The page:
Amory supervised the cooking. He checked and re-checked the temperature of the mix as he worked, making sure that the batches were consistent. He had designed the equipment himself, and he had the manufacturer put an error in the gauges, so anyone trying to steal his recipe would get the wrong temperatures. Only Amory knew how much to add or subtract to get the real temperature reading.
After the material was cooked it was whipped in the beater down below and then it traveled down a chute to the filling machine on the first floor.
In this photo you can see the marshmallow traveling down the chute into these wedge-shaped vats. It looks like the woman on the right is putting it into cans. The cans, incidentally, were made of waxed cardboard with metal tops and bottoms and were also made in the factory. Amory designed some of the can-making machines and had them made to his specifications.
While Amory and his employees were making and packing marshmallows, Emma was busy selling them.
Emma started out going door to door in Melrose, bringing samples of her marshmallow creme on crackers. Soon Black’s Grocery, located where Caruso’s now stands, was selling the product. By 1915 the product was distributed nationwide.
Free samples were an essential part of marketing; the Curtises used to ship grocers a dozen cans of marshmallow creme but only bill them for 11. They encouraged the grocers to use that extra can to give samples to their customers. Emma would also send a can by parcel post to a skeptical grocer. It seems from the letters that most people weren’t familiar with the product, so it took a bit of selling. Salespeople organized demonstrations of the product, and Emma followed up with grocers, encouraging them to stock Snowflake Marshmallow Creme. She also wrote directly to women who bought the product, explaining how to use it and enclosing a postcard for their comments.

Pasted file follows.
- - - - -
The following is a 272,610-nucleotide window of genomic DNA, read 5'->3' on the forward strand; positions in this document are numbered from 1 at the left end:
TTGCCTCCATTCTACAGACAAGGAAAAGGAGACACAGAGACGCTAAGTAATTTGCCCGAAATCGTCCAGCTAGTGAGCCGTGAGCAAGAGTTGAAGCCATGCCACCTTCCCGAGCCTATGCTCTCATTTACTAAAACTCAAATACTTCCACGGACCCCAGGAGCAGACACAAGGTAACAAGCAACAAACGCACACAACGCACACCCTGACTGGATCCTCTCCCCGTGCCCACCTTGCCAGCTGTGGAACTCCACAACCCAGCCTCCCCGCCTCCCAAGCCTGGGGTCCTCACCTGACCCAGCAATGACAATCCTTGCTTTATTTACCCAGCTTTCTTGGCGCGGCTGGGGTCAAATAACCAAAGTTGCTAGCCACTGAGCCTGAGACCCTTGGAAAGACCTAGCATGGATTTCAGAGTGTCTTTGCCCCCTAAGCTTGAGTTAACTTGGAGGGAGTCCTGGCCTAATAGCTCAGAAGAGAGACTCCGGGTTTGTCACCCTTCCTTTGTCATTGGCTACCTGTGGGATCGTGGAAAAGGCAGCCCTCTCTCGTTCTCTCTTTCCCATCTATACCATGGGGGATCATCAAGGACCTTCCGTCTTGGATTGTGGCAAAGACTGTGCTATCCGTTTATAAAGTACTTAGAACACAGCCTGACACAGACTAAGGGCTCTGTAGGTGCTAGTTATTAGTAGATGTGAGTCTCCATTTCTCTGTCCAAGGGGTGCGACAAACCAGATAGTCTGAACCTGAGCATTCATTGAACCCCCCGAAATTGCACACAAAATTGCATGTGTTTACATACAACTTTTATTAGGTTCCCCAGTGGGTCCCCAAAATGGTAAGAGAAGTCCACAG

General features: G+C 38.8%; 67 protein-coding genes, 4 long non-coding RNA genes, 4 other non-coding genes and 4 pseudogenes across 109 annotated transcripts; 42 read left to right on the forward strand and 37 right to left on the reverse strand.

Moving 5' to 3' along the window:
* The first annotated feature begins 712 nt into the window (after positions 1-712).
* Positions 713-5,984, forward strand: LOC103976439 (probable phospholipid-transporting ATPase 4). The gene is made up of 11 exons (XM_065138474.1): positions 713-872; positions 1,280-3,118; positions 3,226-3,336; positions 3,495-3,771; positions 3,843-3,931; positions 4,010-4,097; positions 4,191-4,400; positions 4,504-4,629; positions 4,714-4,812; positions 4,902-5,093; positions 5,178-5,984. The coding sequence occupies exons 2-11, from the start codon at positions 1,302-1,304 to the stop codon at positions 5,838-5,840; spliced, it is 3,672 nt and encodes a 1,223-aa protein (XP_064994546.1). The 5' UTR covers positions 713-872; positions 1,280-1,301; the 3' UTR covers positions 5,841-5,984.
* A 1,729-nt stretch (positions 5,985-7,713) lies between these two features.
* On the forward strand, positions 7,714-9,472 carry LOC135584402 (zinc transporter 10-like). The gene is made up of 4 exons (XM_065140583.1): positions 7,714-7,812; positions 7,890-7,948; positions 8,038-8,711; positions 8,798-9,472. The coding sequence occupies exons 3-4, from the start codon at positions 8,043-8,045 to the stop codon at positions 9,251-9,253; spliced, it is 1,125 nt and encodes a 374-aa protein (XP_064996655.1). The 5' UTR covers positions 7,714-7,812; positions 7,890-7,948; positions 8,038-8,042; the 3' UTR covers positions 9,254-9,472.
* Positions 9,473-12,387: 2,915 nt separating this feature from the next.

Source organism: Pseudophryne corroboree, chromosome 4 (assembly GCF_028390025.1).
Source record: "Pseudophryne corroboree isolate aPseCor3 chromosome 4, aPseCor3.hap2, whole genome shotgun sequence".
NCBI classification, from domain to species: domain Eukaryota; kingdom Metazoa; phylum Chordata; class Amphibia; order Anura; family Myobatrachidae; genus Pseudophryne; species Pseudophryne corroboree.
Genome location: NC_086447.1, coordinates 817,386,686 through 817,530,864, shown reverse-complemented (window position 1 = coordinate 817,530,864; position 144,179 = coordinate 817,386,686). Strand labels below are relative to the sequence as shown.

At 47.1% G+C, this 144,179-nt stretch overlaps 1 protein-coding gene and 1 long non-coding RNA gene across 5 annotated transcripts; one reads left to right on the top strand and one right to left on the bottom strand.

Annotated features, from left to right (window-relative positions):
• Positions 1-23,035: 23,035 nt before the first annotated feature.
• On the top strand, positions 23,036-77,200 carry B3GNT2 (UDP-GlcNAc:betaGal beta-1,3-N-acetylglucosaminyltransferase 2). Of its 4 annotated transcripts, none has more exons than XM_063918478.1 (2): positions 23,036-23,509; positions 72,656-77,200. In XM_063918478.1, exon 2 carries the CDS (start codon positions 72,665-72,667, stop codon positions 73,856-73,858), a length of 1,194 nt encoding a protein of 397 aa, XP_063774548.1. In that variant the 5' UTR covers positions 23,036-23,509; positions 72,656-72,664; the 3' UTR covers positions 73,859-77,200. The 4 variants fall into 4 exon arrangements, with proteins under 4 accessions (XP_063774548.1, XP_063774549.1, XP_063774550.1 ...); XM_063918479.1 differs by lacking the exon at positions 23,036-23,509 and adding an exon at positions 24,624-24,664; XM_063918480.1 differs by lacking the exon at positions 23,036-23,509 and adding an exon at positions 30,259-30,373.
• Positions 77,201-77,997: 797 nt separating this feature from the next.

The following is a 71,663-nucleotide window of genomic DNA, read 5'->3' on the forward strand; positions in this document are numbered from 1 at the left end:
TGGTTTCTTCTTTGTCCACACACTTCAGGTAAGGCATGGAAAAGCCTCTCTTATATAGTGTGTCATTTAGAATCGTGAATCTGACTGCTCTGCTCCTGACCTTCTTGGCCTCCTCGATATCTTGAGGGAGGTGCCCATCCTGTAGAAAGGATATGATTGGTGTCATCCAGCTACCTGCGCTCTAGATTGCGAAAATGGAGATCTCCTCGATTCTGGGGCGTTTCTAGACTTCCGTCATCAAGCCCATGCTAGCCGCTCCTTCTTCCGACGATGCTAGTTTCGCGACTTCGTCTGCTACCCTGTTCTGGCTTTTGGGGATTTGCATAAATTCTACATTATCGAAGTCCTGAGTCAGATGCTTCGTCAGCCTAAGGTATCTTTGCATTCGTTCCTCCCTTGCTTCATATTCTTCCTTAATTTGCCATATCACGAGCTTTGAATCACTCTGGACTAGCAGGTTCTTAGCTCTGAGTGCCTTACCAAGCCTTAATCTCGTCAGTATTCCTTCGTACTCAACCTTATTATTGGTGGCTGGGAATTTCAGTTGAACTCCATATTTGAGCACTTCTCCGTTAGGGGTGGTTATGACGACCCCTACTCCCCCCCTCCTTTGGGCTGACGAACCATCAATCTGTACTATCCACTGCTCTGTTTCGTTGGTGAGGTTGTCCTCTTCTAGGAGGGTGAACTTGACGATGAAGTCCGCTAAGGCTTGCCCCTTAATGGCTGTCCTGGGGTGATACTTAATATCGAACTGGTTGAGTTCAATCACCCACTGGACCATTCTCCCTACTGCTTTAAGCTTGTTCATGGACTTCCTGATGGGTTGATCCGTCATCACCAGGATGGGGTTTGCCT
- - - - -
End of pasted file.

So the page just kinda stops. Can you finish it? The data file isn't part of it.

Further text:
In 1915, the Curtises scored a publicity coup: Snowflake Marshmallow Creme was awarded a gold medal at the Panama Pacific Exposition in San Francisco. This would be prominently featured in their advertising for years to come. There were over 20,000 medals given out at the exposition, but the Curtises worked hard for theirs.
They had a booth staffed by a woman with a suspiciously familiar gray bun, although it’s not Emma. Emma didn’t go to the expo.
Here are some lucky children having marshmallow creme on crackers. The Curtises sponsored a marshmallow creme eating contest on the day of the fair dedicated to food. Most of the photos you are seeing today of the factory were taken in 1915 and may have been part of the Curtis’s publicity campaign. So the bonus for us is that we have these great period photos of the factory and the people who worked there.
Here’s a brochure listing all the great things you can make with Snowflake Marshmallow Cream: Popovers with Marshmallows, marshmallow apple dumplings—the oatmeal blanc mange doesn’t sound very appetizing.
On the flip side of that brochure, note the emphasis on the personal attention Miss Curtis gives the marshmallows. She “carefully tests each day’s output to see that the high standard of quality is maintained.” Of course, Amory did a lot of the quality control, but it’s also true that the Curtises ate a lot of marshmallows.